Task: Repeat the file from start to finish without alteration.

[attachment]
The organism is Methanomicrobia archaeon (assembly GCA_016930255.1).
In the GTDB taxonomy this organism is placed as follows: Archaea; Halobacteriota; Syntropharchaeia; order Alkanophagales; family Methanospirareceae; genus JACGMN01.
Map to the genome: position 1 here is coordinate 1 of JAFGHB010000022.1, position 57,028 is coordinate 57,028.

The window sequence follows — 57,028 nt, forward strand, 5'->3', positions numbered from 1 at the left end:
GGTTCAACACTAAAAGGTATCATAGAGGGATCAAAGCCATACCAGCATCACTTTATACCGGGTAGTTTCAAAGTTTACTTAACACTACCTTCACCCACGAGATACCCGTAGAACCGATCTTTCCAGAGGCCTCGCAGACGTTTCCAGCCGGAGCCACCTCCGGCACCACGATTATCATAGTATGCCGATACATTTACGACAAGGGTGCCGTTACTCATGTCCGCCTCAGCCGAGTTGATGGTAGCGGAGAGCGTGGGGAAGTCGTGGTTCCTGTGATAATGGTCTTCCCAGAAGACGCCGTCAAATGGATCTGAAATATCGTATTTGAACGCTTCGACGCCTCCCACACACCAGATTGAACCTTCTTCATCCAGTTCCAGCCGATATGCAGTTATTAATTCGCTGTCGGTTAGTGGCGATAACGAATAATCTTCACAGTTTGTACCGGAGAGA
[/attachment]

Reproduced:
The organism is Methanomicrobia archaeon (assembly GCA_016930255.1).
In the GTDB taxonomy this organism is placed as follows: Archaea; Halobacteriota; Syntropharchaeia; order Alkanophagales; family Methanospirareceae; genus JACGMN01.
Map to the genome: position 1 here is coordinate 1 of JAFGHB010000022.1, position 57,028 is coordinate 57,028.

The window sequence follows — 57,028 nt, forward strand, 5'->3', positions numbered from 1 at the left end:
GGTTCAACACTAAAAGGTATCATAGAGGGATCAAAGCCATACCAGCATCACTTTATACCGGGTAGTTTCAAAGTTTACTTAACACTACCTTCACCCACGAGATACCCGTAGAACCGATCTTTCCAGAGGCCTCGCAGACGTTTCCAGCCGGAGCCACCTCCGGCACCACGATTATCATAGTATGCCGATACATTTACGACAAGGGTGCCGTTACTCATGTCCGCCTCAGCCGAGTTGATGGTAGCGGAGAGCGTGGGGAAGTCGTGGTTCCTGTGATAATGGTCTTCCCAGAAGACGCCGTCAAATGGATCTGAAATATCGTATTTGAACGCTTCGACGCCTCCCACACACCAGATTGAACCTTCTTCATCCAGTTCCAGCCGATATGCAGTTATTAATTCGCTGTCGGTTAGTGGCGATAACGAATAATCTTCACAGTTTGTACCGGAGAGA